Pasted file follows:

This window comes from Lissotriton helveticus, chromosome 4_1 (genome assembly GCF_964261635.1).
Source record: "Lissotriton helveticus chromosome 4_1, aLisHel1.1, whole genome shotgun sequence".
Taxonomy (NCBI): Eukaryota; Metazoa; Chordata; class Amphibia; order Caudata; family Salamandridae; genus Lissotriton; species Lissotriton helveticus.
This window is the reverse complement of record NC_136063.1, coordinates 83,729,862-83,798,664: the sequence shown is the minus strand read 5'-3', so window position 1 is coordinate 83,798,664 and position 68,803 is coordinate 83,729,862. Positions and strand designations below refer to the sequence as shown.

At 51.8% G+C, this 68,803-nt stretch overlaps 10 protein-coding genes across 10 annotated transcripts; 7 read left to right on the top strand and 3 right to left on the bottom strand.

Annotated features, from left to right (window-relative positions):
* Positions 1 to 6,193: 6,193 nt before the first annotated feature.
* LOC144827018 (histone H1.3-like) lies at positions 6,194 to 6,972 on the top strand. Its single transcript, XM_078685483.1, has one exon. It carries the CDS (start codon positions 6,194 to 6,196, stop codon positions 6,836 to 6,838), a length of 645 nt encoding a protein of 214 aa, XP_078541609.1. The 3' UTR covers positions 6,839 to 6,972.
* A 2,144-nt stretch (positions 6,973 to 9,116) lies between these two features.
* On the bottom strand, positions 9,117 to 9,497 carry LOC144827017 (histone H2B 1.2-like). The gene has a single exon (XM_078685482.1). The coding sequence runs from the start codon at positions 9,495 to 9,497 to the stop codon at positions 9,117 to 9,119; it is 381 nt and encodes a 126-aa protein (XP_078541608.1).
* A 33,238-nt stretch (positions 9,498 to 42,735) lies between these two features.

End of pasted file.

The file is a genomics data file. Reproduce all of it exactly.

This window comes from Lissotriton helveticus, chromosome 4_1 (genome assembly GCF_964261635.1).
Source record: "Lissotriton helveticus chromosome 4_1, aLisHel1.1, whole genome shotgun sequence".
Taxonomy (NCBI): Eukaryota; Metazoa; Chordata; class Amphibia; order Caudata; family Salamandridae; genus Lissotriton; species Lissotriton helveticus.
This window is the reverse complement of record NC_136063.1, coordinates 83,729,862-83,798,664: the sequence shown is the minus strand read 5'-3', so window position 1 is coordinate 83,798,664 and position 68,803 is coordinate 83,729,862. Positions and strand designations below refer to the sequence as shown.

At 51.8% G+C, this 68,803-nt stretch overlaps 10 protein-coding genes across 10 annotated transcripts; 7 read left to right on the top strand and 3 right to left on the bottom strand.

Annotated features, from left to right (window-relative positions):
* Positions 1 to 6,193: 6,193 nt before the first annotated feature.
* LOC144827018 (histone H1.3-like) lies at positions 6,194 to 6,972 on the top strand. Its single transcript, XM_078685483.1, has one exon. It carries the CDS (start codon positions 6,194 to 6,196, stop codon positions 6,836 to 6,838), a length of 645 nt encoding a protein of 214 aa, XP_078541609.1. The 3' UTR covers positions 6,839 to 6,972.
* A 2,144-nt stretch (positions 6,973 to 9,116) lies between these two features.
* On the bottom strand, positions 9,117 to 9,497 carry LOC144827017 (histone H2B 1.2-like). The gene has a single exon (XM_078685482.1). The coding sequence runs from the start codon at positions 9,495 to 9,497 to the stop codon at positions 9,117 to 9,119; it is 381 nt and encodes a 126-aa protein (XP_078541608.1).
* A 33,238-nt stretch (positions 9,498 to 42,735) lies between these two features.